To be honest with you, I do use a certain set of passwords that are the same on multiple sites. The sites I use these passwords on are not anything important and the passwords I repeat are never the same passwords I use on shopping sites and other critical financial sites; those are all different, very strong passwords.
With all the great password advice I’ve been giving you over the years, there is no reason for you to have any trouble coming up with good, easily remembered passwords.
As you know, I am a big fan of Steve Gibson’s Password Haystacks concept. The idea is very simple and makes it easy for anyone to create secure passwords that are also easy to remember. Last September, KABC in Los Angeles did a short news segment that full explains the essence of the password haystack. I was impressed. See what you think.
Has your Gmail, Yahoo, Hotmail or Skype account ever been hacked? If so, you either have an extremely guessable password, or you gave hackers your login credentials by putting them into a password honeypot. What the heck is a password honeypot? Good question. Let me give you a bit of background.
The good guys who fight malware set up servers and computers that are directly connected to the Internet and which are deliberately left vulnerable to malware infection. They do this knowing that the bad guys will infect the machines as soon as they find them. The good guys then have an in-the-wild copy of the malware that they can reverse engineer to see how it works. This is the good version of a honeypot. All of the major anti-malware companies continually monitor their honeypots to discover new malware and variants of old malware.
The bad guys want to hack you and steal your credentials so they can gain access to your accounts for nefarious purposes, such as sending spam, stealing the money from your bank accounts, hijacking your credit card numbers, or even stealing your identity. Besides other, more conventional methods such as email links and poisoned search results, the bad guys set up websites that pretend to give you access to good stuff, often free software, games, etc, and force you to “create an account” to gain access. This is the bad version of the honeypot.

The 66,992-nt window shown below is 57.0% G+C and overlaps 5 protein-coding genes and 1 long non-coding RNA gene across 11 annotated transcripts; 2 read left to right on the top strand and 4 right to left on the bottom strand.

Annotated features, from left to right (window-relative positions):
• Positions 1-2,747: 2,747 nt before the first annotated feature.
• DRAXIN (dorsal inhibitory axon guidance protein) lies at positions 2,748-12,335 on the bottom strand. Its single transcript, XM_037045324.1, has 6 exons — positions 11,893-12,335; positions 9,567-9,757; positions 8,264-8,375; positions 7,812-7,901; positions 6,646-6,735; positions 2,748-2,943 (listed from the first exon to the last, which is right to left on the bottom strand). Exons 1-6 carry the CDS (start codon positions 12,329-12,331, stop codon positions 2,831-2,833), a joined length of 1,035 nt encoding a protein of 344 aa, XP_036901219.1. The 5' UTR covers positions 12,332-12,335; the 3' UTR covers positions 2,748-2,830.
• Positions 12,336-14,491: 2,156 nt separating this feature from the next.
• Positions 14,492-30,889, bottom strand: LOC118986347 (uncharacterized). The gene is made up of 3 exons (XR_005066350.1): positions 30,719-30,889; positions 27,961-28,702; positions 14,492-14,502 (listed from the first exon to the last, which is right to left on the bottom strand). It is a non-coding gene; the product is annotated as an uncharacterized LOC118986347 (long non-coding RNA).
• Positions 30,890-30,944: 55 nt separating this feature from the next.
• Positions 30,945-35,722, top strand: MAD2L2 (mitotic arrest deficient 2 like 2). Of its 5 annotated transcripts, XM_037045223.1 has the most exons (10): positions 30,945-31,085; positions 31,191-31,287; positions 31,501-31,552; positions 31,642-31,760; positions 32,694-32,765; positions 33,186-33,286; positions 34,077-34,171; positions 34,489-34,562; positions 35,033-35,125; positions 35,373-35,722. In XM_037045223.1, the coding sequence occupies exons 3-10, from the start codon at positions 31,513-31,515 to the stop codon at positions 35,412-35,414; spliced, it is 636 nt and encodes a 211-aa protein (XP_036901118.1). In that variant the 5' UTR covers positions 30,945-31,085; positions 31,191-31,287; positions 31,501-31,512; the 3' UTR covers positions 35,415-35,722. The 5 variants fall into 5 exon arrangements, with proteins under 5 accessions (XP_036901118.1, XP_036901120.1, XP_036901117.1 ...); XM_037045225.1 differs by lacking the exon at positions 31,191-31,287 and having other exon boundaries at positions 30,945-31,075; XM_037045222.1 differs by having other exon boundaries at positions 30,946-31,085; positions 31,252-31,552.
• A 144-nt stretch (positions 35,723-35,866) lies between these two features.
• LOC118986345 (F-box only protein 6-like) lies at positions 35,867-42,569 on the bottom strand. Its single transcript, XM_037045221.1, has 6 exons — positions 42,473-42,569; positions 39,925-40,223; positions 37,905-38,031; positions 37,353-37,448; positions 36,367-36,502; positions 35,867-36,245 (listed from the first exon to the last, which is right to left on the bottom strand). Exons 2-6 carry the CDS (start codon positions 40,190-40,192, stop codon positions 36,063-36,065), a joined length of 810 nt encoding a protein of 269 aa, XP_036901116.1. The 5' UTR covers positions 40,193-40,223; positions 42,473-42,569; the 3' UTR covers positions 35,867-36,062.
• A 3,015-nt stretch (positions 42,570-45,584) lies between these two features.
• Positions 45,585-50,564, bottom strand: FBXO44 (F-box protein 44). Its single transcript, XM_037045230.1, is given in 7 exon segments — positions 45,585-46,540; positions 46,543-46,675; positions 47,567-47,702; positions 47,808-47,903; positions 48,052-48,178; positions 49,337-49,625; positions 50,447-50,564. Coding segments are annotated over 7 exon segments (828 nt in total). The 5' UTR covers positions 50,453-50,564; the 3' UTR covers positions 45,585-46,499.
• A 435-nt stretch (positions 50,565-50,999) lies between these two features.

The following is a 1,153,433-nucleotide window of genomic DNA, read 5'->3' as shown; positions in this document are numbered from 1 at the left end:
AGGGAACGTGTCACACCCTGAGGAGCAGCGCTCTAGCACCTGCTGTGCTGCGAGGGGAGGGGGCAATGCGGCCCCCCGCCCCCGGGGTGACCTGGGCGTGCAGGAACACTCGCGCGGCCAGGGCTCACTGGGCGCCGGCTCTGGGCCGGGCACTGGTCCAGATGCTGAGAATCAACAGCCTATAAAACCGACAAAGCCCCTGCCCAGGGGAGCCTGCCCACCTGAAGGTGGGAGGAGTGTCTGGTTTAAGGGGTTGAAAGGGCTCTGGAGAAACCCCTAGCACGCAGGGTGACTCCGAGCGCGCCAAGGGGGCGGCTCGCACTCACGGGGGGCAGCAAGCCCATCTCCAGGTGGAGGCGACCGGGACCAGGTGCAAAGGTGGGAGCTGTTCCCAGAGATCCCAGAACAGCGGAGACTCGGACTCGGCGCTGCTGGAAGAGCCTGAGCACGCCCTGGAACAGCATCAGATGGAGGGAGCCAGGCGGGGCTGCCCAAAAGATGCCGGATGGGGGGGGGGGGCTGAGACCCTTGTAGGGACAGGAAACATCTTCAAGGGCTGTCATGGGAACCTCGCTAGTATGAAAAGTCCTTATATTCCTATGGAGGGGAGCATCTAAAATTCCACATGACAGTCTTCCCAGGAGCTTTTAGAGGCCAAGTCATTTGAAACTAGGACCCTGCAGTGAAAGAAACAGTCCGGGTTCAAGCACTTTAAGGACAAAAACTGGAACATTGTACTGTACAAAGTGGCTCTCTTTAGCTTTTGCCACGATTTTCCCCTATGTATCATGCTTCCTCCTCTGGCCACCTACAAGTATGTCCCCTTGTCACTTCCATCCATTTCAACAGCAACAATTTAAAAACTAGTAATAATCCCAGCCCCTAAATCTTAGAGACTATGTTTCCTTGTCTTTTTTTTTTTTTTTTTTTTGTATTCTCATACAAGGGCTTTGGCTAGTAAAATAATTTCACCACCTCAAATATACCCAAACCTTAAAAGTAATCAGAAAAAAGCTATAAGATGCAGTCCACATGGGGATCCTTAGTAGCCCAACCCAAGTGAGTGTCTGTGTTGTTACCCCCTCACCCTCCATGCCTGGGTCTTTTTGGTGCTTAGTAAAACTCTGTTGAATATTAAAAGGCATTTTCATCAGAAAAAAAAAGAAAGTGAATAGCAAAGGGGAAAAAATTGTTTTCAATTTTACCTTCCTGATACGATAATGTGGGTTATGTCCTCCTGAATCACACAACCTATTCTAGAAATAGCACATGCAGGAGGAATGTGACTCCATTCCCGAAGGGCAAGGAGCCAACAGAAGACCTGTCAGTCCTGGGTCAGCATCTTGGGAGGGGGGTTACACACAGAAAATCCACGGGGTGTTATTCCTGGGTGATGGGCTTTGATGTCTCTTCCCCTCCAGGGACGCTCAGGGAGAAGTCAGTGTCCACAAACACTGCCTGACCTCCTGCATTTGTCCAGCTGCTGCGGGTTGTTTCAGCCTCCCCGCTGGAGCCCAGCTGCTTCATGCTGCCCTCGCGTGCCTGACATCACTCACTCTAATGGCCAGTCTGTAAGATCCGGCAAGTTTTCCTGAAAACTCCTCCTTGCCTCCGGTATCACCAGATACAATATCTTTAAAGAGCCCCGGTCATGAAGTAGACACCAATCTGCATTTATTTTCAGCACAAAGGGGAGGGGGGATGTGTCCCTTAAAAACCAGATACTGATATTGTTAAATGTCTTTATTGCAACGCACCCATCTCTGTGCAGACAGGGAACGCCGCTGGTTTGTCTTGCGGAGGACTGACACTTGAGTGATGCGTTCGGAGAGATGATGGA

The bad guys know that most people always use the same login name for everything and often also use the same password for everything. Create an account on one of these password honeypots, and there’s a good chance the bad guys have what they need to make your life miserable. Once they have the credentials you used to create the honeypot account, the bad guys (or their hired cronies) will try those credentials on all of the major email, social networking, banking, and credit card sites.
This is one very good reason never to use the same password on more than one site; and, certainly never use the same credentials ad your financial accounts. I have a very specific username for certain types of sites I don’t trust and I always use an unguessable, different password for each one.
Oh, I can already hear the groans and see the rotten tomatoes flying my way. But wait! There’s a way to recycle your favorite passwords without compromising security. It’s rather ingenious, if I do say so myself. All you have to is set up a recurring, shifting pattern based on your password change cycle. This will work on your job as well as at home. Inspired by Steve Gibson’s Password Haystacks, and completely in line with my New Password Paradigm series of posts, this method of recycling passwords makes it easy for you to comply with your corporate password policy, without getting stumped about what password to use next.
The first thing you will want to do is take out a piece of paper; you are going to write down your password pads, i.e., the characters you are going to add to your “standard” password. (Don’t worry, you won’t be writing down the actual password, that’s going to be something you will easily remember.) I suggest you use two characters at the front and two characters at the end, but that’s entirely up to you. The key is to make a secure password that is not only easy to remember, but different every time you are required to change it.
For the sake of illustration, let’s say that you are required to change your password monthly and that you cannot use any of the last six passwords you previously used. That means you must have seven “pads” that you rotate. (DO NOT USE the pattern I propose here; change it to make it your own!) You could do it this way: on the left side of your paper, write down the numerals 0 through 6 placing each on a new line. Then pick seven different uppercase and lowercase letters and some symbols and write one next to each numeral. My example list looks like this:
Now, either choose your favorite, easy-to-remember word or phrase, or use the favorite password you use for everything (I KNOW you do that, so don’t worry about it). For this example, I’ll use password.
At the first password change, use 0!password, 0!Password, 0!password0!, or whatever variation you wish, provided that you will remember it easily. Remember, the longer, the better. Cross off the pad you just used and each time you have to change the password, just change the pad and cross it off. After you use the seventh one, you can start over at the top of the list and the server should allow it.
One caveat: some password policy engines require a certain number of characters in the new password to be different from the old password. That’s no problem, just use the pad more than once or twice and you’ll be good to go.
Simple. Secure. Easy to remember.
Happy New Year!
I promised you a solution and here it is!